Oh ginger! Where do I begin? Firstly, when buying ginger look for the fattest guy there; with as little knobs as possible- that will make it easier to peel. Ginger has amazing medicinal purposes and adds that subtle taste to Vietnamese stirfries. Grated, chopped, sliced, diced- pop it in and reap the benfits. Ginger also acts as a great covering up agent- if something tastes or smells a bit too fishy or fatty- ginger is a great mask. Young ginger is around a lot during the colder months – it is so tender it doesn’t need peeling. Pickle it and save it for later!
lemongrass: zabalin (Bu), heung maau tso (ChC), cang mao (ChH), xiang mao cao (ChM), serai, serah (In), remon gurasu (Ja), sloeuk krey, bai mak nao (Kh), houa si khai (La), serai (Ma), tanglad (Ph), ta krai (Th), xa, sa (Vi)
I love the subtle yet gutsy flavour of lemongrass. Adding this little beauty to your shopping list will not disappoint. When buying the freshest lemongrass- the most firm will always be your best bet. It grows like wildfire too- pop a bit in and watch it go nuts! Remember to aways bruise the lemongrass (give it a whack with the side of your knife) to release the beautiful zest flavour in your soups, stirfires or curries. In most Asian supermarkets you can buy grated lemongrass in a tub!
mint: heung fa choi (ChC), xiang hua cai (ChM), merdinah, kresnan, pudina (In), chi mahao, pak hom ho (Kh), phak horm (La), daun pudina, pohok (Ma), bai sarana (Th), rau thom, rau hung lui (Vi)
Mint is a must in many Vietnamese salads- think fresh mint through a zesty beef salad. Also great to pop in your rice paper rolls- fresh herbs really knock the socks off these things. Not to forget Vietnamese mint (rau ram)- this has a more pungent and spicey taste- not much like the regular mint at all, but has the taste of Asia & for my money a rice paper roll wrapepd in lettuce w’ viet mint is an absolute summery delight.
Shallots: Chung tu (Ch), bawang mera (In), ktim krahaam (Kh), houa phak boua (la), bawang merah (Ma), hua hom, horm daeng (Th), hanh cu, kho (Vi)
Shallots are fantastic in stirfries and are often deep fried in Vietnam to make a crispy garnish. Tehy are pounded into pastes w’ garlic and pepper to rub into fish- a great flavour base. Good tip for storing- slice the leaves and place in an airtight container with paper towel on the bottom- will keep for twice as long.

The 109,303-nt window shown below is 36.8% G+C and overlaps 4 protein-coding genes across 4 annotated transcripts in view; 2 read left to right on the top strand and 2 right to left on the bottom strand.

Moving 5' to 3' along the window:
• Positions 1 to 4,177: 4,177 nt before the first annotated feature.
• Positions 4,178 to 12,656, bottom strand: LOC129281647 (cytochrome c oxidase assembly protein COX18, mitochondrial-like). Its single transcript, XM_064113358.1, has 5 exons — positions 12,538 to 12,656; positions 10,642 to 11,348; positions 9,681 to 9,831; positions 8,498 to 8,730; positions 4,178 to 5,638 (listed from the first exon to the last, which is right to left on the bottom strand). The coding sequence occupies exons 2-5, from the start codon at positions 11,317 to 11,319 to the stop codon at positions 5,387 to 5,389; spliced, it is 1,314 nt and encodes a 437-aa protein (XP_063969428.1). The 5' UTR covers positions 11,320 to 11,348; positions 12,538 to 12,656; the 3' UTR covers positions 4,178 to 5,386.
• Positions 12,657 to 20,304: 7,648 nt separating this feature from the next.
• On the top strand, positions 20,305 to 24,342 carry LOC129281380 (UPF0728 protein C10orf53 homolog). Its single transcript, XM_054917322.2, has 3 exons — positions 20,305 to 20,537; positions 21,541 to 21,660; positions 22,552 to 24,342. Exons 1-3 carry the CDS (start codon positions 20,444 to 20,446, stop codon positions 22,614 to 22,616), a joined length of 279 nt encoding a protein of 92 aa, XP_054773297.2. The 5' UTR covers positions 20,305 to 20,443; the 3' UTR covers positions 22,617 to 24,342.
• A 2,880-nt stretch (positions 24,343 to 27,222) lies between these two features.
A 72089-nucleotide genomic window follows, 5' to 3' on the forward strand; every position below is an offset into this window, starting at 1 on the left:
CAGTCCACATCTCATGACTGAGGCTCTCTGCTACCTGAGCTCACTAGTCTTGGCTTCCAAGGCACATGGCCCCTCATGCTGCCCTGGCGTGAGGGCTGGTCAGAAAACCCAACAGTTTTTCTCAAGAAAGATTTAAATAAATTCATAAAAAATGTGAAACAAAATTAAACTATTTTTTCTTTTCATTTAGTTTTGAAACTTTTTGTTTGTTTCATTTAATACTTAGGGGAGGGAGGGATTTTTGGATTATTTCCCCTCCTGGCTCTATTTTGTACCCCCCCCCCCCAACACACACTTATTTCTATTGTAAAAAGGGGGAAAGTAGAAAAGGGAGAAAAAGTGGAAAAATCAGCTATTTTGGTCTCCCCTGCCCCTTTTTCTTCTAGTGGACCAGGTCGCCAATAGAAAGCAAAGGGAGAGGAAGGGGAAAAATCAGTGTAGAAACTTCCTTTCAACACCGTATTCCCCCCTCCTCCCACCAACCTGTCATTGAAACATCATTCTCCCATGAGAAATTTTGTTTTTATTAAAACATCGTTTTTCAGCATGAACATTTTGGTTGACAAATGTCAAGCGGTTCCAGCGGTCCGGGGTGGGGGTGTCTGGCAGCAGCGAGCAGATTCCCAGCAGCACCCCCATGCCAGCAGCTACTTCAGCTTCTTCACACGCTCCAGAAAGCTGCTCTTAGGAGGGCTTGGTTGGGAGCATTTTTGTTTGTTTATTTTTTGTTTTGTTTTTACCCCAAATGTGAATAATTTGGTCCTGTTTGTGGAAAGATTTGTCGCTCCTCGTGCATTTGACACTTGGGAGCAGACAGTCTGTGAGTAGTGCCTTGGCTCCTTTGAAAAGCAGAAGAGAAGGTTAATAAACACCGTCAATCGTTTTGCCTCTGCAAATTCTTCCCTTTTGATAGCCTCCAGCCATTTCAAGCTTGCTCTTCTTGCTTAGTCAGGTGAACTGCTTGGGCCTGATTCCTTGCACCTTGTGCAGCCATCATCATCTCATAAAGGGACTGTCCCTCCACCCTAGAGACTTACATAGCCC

Tamarind: asam jawa (In), ampil (Kh), mak khame (La), asam jawa (Ma), sampalok (Ph), ma khaam (Th), me (Vi)
Tamarind trees are big and beautiful, and are utilized to the fullest in many Asian countries for shade, the leaves and of course tamarind pulp. The leaves of the tamarind tress are used as a vegitable in Thailand and the springs can be added to soups and salads. These create quite a sour taste to the dish.
The tamarind pulp is used mostly in drinks but is often added to meals as well. Tamarind paste is made by dilluting the pulp in warm water and straining. Tamarind is essential in many marinades, sauces and curries to get that sour part of the flavour equation spot on. It’s available widely in paste form but you should also be able to pick up a block of seedless tamarind from an Asian grocer. Whether or not you are familiar with tamarind or not, you probabaly already eat it. Its an ingredient in worchester and HP sauces.
Water Spinach (rau muong)
Water Spinach (sometimes known as morning glory) leaves adds a great flavour to strified or BBq’d garlic prawns. Both the crunchy stems and limpy leaves are used by Vietnamese street chefs to create stirfies and soups. Remember to bulk up on the leaves though- they reduce a lot when cooked, but are absolutley delicious w’ peanut oil, chilli & garlic.
Vietnamese mint: laska-yip (ChC), liao (ChM), azabutade (Ja), sang hom (Kh), phak pai nam (La), daun laksa, daun kesum (Ma), phak phai (Th), rau ram (Vi)
Vietnamese mint is a herb most often used in either soup, salads or in fresh spring rolls. It is in fact, not part of the mint family. Vietnamese mint has a hot, peppery taste and is quite strong. As a side note, if you are in a real pickle and can’t get your hands on laska leaf, this can be an ok substitute (and vice versa).
Thai basil: yu heung (ChC), yu xiang (ChM), chi neangvong (Kh), phak i tou (La), daun selaseh (ma), horapha (Th), rau que (Vi)
Thai Basil is one of the three most common forms of basil used in Asian cooking, along with lemon basil and sweet basil. It has a more assertive taste than many other sweet basils. The herb has small leaves, purple stems and a subtle licorice or mint flavor.
You may also find it adorning the garnish plate when you have pho.